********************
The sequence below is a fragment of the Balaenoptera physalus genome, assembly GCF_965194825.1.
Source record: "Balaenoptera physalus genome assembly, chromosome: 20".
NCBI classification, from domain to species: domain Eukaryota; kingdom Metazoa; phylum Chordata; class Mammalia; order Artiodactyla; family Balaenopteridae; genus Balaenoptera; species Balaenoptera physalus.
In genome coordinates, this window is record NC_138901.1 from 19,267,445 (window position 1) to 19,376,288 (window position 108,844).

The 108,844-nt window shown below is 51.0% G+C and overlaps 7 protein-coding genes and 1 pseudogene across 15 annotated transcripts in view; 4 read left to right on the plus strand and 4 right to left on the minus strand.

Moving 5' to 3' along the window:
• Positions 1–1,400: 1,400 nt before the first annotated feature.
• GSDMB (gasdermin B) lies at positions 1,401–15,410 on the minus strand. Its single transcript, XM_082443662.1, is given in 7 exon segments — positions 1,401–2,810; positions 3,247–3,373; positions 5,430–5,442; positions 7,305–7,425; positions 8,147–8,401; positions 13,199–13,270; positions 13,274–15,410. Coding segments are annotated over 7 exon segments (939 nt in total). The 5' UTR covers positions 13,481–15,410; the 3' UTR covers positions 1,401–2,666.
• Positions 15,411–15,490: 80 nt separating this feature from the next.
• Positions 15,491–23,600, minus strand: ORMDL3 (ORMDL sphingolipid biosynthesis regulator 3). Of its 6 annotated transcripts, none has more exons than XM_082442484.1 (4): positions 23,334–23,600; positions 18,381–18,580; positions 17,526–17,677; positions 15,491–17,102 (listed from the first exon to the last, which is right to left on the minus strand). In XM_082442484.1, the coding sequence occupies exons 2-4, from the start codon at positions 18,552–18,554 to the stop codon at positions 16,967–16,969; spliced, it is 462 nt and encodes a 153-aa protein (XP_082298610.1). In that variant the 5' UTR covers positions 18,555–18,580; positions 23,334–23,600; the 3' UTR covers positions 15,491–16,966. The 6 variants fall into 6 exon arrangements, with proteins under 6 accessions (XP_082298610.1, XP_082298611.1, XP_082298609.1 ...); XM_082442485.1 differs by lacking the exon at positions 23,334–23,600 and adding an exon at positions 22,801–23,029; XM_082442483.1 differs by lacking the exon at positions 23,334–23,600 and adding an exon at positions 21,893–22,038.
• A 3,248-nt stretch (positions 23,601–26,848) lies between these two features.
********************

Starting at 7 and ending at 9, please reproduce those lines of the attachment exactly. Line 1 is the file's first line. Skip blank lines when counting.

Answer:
• Positions 1–1,400: 1,400 nt before the first annotated feature.
• GSDMB (gasdermin B) lies at positions 1,401–15,410 on the minus strand. Its single transcript, XM_082443662.1, is given in 7 exon segments — positions 1,401–2,810; positions 3,247–3,373; positions 5,430–5,442; positions 7,305–7,425; positions 8,147–8,401; positions 13,199–13,270; positions 13,274–15,410. Coding segments are annotated over 7 exon segments (939 nt in total). The 5' UTR covers positions 13,481–15,410; the 3' UTR covers positions 1,401–2,666.
• Positions 15,411–15,490: 80 nt separating this feature from the next.